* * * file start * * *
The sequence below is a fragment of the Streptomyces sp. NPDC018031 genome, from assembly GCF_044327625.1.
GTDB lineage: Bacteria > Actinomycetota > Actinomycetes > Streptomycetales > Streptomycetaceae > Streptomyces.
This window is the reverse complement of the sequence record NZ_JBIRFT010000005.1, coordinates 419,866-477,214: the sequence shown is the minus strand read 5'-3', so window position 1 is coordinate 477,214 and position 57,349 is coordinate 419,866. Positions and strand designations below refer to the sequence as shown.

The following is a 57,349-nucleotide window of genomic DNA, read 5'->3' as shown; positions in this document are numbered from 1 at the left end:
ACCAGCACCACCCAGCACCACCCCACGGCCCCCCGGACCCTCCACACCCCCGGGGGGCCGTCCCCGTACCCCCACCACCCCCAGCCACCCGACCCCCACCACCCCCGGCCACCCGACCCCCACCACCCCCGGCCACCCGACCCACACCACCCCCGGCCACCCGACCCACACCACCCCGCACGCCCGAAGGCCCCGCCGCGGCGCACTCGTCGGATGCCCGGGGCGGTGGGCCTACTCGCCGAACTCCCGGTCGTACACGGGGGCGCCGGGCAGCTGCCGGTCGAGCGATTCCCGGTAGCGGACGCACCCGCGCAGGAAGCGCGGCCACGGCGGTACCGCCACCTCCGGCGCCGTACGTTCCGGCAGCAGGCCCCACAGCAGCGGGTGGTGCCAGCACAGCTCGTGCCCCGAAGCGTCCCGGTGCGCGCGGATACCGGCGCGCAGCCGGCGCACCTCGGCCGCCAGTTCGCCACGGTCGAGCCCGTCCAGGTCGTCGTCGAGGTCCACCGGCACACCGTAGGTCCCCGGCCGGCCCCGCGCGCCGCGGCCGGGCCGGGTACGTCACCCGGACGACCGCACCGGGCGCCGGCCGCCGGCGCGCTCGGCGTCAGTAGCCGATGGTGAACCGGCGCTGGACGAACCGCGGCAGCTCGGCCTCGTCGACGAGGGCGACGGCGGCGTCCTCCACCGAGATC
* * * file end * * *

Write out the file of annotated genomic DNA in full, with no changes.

The sequence below is a fragment of the Streptomyces sp. NPDC018031 genome, from assembly GCF_044327625.1.
GTDB lineage: Bacteria > Actinomycetota > Actinomycetes > Streptomycetales > Streptomycetaceae > Streptomyces.
This window is the reverse complement of the sequence record NZ_JBIRFT010000005.1, coordinates 419,866-477,214: the sequence shown is the minus strand read 5'-3', so window position 1 is coordinate 477,214 and position 57,349 is coordinate 419,866. Positions and strand designations below refer to the sequence as shown.

The following is a 57,349-nucleotide window of genomic DNA, read 5'->3' as shown; positions in this document are numbered from 1 at the left end:
ACCAGCACCACCCAGCACCACCCCACGGCCCCCCGGACCCTCCACACCCCCGGGGGGCCGTCCCCGTACCCCCACCACCCCCAGCCACCCGACCCCCACCACCCCCGGCCACCCGACCCCCACCACCCCCGGCCACCCGACCCACACCACCCCCGGCCACCCGACCCACACCACCCCGCACGCCCGAAGGCCCCGCCGCGGCGCACTCGTCGGATGCCCGGGGCGGTGGGCCTACTCGCCGAACTCCCGGTCGTACACGGGGGCGCCGGGCAGCTGCCGGTCGAGCGATTCCCGGTAGCGGACGCACCCGCGCAGGAAGCGCGGCCACGGCGGTACCGCCACCTCCGGCGCCGTACGTTCCGGCAGCAGGCCCCACAGCAGCGGGTGGTGCCAGCACAGCTCGTGCCCCGAAGCGTCCCGGTGCGCGCGGATACCGGCGCGCAGCCGGCGCACCTCGGCCGCCAGTTCGCCACGGTCGAGCCCGTCCAGGTCGTCGTCGAGGTCCACCGGCACACCGTAGGTCCCCGGCCGGCCCCGCGCGCCGCGGCCGGGCCGGGTACGTCACCCGGACGACCGCACCGGGCGCCGGCCGCCGGCGCGCTCGGCGTCAGTAGCCGATGGTGAACCGGCGCTGGACGAACCGCGGCAGCTCGGCCTCGTCGACGAGGGCGACGGCGGCGTCCTCCACCGAGATC